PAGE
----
Raising a windmill in Alberta, c. 1910. One hundred and five years later, Alberta still has by far the dirtiest electricity in Canada: roughly 900 grams of CO2 come with every kilowatt-hour of Alberta electricity, versus less than 49 grams for Ontario. This is because wind cannot play more than a marginal role in electricity production. If that were not true, Alberta would not be making most of its electricity with coal.

Raising a windmill in Alberta, c. 1910. One hundred and five years later, Alberta still has by far the dirtiest electricity in Canada: roughly 900 grams of CO2 come with every kilowatt-hour of Alberta electricity, versus less than 49 grams for Ontario. This is because wind cannot play more than a marginal role in electricity production. If that were not true, Alberta would not be making most of its electricity with coal.

These plants as mentioned will burn natural gas, a fossil fuel, instead of coal, another fossil fuel. Attempting to solve climate change by switching to a slightly less carbon heavy fossil fuel is, as I have said before, like kicking alcoholism by switching from wine to beer. A policeman who pulls you over and takes your license away because you blow over 0.08 (the legal limit in most jurisdictions) does not care that you drank beer instead of wine. Similarly, Mother Nature doesn’t care whether the CO2 in her (and our) atmosphere comes from a coal-fired plant or a gas-fired one. Mother Nature sees the CO2 molecule, and makes it behave according to her laws, which in this case mean making that molecule absorb and emit infrared radiation.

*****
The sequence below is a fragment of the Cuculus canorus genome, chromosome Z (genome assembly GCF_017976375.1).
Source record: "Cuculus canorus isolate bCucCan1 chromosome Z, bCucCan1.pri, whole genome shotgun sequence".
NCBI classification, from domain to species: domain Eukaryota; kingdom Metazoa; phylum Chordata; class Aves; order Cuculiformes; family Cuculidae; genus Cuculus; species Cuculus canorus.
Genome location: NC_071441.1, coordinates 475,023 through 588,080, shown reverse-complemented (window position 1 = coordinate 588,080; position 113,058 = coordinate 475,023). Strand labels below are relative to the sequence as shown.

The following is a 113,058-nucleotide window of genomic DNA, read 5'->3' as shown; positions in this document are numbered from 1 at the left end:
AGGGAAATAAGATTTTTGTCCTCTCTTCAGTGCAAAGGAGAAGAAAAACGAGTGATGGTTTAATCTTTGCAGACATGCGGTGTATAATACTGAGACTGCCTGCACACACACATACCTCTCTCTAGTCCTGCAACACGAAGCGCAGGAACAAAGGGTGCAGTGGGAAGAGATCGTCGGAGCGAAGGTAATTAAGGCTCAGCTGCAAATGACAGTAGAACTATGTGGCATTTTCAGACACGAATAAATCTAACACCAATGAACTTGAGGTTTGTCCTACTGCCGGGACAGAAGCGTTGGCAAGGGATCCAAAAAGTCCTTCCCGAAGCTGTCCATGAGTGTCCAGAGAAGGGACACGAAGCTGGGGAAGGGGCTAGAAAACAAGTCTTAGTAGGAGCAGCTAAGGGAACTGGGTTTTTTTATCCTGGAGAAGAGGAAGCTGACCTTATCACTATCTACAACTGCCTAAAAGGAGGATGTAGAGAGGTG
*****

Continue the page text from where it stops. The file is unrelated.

The new premier of Alberta will, if she does what I predict which is to address climate change by forcing electric utilities to switch to natural gas-fired generation, create a new price problem for the province’s oil industry. Alberta oil producers’ current price problem has to do with the extremely low world price of petroleum. They have been spared, during this crisis, from the other price nightmare: a rise in the price of natural gas.

Natural gas is the main energy input, and the second-most-important raw material, in bitumen processing. Gas is burned to provide the heat that melts the viscous tar out of the sand; and it is used to make the hydrogen that turns the separated tar into a liquid that can flow (hopefully down a pipeline). In hydrogen manufacturing, gas is both energy source and feedstock. Gas is therefore a hugely important input in bitumen upgrading. It has been cheap for several years now, and prior to the drop in oil prices cheap gas was a major driver of profitability in the oil sands.

If the price of gas goes up, and oil prices don’t go back up, then Alberta’s oil sector will be in even direr trouble that it is in now.

And what could drive gas prices up? An increase in demand. Such as what would occur if Alberta’s new premier decides to address climate change by making provincial utilities switch from coal to gas.

There is no hope for progress in Alberta climate policy, or its economy, without nuclear energy.

Could Alberta’s new NDP premier be the one to realize that and act accordingly?

As they say, only Nixon could go to China.